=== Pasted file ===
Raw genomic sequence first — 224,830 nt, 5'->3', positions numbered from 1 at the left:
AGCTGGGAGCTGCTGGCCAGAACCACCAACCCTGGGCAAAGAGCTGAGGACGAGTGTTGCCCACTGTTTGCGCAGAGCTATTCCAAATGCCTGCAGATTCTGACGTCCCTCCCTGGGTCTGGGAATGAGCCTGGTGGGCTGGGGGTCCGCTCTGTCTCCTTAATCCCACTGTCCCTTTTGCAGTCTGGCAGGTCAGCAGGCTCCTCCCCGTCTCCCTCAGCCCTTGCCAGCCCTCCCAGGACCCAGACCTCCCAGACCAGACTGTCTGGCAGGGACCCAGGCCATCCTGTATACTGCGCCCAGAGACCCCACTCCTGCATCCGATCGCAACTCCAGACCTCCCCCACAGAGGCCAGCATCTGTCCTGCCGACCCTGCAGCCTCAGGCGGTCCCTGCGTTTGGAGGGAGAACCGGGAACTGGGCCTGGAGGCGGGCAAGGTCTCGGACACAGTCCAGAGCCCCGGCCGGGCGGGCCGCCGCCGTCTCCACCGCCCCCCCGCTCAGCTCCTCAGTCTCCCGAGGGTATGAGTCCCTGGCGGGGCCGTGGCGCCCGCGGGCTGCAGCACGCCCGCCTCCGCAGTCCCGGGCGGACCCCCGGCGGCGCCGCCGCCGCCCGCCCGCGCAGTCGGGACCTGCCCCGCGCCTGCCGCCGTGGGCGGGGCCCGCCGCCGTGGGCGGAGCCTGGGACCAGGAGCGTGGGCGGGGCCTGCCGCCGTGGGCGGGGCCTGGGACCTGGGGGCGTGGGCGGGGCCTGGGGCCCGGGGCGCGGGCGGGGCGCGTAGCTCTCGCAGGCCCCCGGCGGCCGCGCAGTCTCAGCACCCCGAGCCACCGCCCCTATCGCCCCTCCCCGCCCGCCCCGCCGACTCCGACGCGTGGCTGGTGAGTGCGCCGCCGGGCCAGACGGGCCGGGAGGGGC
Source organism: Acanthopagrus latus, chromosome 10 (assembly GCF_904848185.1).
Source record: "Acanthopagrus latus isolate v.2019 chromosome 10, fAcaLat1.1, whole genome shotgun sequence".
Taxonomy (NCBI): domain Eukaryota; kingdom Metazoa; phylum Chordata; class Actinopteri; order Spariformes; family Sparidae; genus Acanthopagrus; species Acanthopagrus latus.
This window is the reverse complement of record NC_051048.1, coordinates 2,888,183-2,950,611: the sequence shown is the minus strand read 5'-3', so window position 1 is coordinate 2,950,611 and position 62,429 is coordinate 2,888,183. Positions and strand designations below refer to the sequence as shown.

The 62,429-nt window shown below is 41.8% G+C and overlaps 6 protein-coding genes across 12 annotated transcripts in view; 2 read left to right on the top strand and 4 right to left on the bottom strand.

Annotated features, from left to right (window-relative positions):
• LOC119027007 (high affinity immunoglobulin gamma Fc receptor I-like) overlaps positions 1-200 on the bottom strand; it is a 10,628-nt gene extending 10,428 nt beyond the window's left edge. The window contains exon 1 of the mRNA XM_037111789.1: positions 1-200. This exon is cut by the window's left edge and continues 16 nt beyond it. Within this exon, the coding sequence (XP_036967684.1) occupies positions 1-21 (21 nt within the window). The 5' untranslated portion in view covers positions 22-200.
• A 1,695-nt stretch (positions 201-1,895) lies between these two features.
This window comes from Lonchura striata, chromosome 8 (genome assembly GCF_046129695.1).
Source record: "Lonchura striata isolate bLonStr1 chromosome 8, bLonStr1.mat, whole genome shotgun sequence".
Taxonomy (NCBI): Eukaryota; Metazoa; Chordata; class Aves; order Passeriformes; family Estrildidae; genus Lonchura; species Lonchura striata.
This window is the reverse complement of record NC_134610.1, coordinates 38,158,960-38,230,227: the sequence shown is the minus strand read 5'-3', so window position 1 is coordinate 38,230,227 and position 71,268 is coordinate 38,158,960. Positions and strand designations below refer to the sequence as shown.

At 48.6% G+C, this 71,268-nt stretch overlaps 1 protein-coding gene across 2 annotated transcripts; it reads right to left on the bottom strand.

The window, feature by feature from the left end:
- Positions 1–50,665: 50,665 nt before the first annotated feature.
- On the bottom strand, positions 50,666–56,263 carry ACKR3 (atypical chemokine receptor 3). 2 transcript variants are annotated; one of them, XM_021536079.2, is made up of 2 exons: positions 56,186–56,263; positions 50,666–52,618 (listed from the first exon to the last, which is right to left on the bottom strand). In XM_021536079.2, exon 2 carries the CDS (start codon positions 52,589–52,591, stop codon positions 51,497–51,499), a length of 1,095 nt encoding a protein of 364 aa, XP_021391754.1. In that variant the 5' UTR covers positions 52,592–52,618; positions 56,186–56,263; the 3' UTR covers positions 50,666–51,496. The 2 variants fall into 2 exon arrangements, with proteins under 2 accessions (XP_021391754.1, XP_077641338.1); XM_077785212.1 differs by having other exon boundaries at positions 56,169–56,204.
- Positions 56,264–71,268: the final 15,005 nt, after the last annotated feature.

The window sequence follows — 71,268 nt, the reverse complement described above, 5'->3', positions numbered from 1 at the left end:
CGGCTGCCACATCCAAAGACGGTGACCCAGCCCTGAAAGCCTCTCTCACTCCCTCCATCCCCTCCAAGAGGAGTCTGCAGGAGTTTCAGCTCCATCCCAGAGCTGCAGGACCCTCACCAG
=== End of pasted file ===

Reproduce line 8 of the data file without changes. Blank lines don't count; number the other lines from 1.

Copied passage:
Annotated features, from left to right (window-relative positions):